This is Part II of my earlier post, Nonprofit Failure: Why Can’t We Embrace it? where I discussed the missed opportunities failures present us. As promised, I’m sharing how to make failure work for you.
First let’s start with a few truths.
Failure is Inevitable
When you innovate, you will fail. At least to some extent, at some point along the way. As we chart new waters there’s simply no way around it. We’ll forget an important cog in the process or neglect to get buy-in from an important stakeholder. Failure is painful, but you can turn that pain into gain if you are willing to face it head on.
Failure Isn’t Permanent
Or at least the horrible feelings associated with it aren't. It appears one of our greatest fears -- to fail at what we really care about -- is unfounded. The pain we imagine we’ll feel if we fail simply won’t last. Even in the most traumatic times of our lives, research shows that we almost always have the ability to rebound. As noted in a recent article Scientific American , covering the work of researcher George A. Bonanno at Columbia University, “[I]n every instance, he has found, most people adapt surprisingly well to whatever the world presents; life returns to a measure of normalcy in a matter of months.” So, we'll get over it, no matter how big the failure.
We are actually hard-wired to do so. Our bodies create all kinds of brain chemistry that helps us overcome, even when we cope badly. Bonanno coined the term “coping ugly” to describe the wide variety of coping mechanisms that humans use to deal with trauma, like denial or narcissism, that may not be healthy otherwise. Hey, they may not always look pretty, but they work.
Failure Can Be Helpful
Failure has another upside, too. At the very least, it gives you a bottom baseline to work from. If you know what failure looks like, you’ll have a better understanding of what success might entail. If you’re unsure what direction to take to fix a problem, start by analyzing all of the actions that are the polar opposite of what you did when you failed. A new route may appear.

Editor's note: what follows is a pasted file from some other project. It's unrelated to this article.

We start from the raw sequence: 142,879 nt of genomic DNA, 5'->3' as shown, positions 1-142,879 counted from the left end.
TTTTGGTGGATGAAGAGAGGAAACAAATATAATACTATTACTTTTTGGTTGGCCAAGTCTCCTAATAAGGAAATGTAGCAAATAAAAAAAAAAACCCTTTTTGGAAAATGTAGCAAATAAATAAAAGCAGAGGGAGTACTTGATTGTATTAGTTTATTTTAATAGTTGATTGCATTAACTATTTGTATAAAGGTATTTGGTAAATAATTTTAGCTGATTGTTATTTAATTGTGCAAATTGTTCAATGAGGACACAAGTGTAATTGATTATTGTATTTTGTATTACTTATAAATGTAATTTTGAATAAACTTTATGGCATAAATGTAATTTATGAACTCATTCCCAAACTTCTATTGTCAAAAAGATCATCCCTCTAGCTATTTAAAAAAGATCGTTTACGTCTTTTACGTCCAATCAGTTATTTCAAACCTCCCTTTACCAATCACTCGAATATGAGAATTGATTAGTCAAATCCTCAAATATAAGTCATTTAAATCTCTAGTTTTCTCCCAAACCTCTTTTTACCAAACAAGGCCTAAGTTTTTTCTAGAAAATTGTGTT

So now that you know failure is a reality and it can’t really hurt you, let’s talk about how to harness that energy and covert it into gold.
How to Make Failure Work for You
So, if you agree with me that sh**! happens, it's effects aren't permanent, and it can actually help you, here's what you need to do:
- Admit it!!!! -- It’s amazing how many people live in denial. Although denial is a “coping ugly” strategy that will help you get over trauma, it won’t help you learn what you need to do differently. So, let go, and fess up.
- Fail Early -- Make formative evaluation part of every new initiative. When starting new projects, make sure you stop to evaluate early and often. That way you can catch your mistakes up front, learn from them, and incorporate that wisdom into the project plan.
- Start Small -- Pilot something on a smaller scale, tweak it, and then scale it to your larger operation.
- Collaborate -- There’s strength and safety in numbers. Find like-minded partners who can help you experiment and own any success or failure together.
- Show Your Bumps -- If you are a leader, show the way by openly sharing your failures. To dip your toe in, you may want to start with something way back in the history books and then work from there. Your team will breathe a sigh of relief and you’ll set the tone for everyone else.
- Create a Sandbox -- Create a safe area where people can play without consequences. Designate certain projects as “official experiments.” Institutionalize your mistakes by starting up Failure Fridays where your team gets together to talk about their recent mishaps. Make it clear that these times are safe havens from criticism and judgement.
- Always Celebrate Both Wins and Losses -- Accept that you will make mistakes and celebrate your greatest moments of “Oooops!” as part of the positive strides your organization is making to improve.
- Educate Your Funders and Executive Management -- Make sure the people who make decisions about your program understand how failure is actually helping you move forward. Give specific examples and point them to well-respected sources that agree (as I mentioned in my first post, the Harvard Business Review frequently covers the concept of failure and has plenty of info to share online.)
So, there you have it. Sally forth without fear, make your mistakes, and grow exponentially.
Have any failures you’d like to share? Post them in our comments.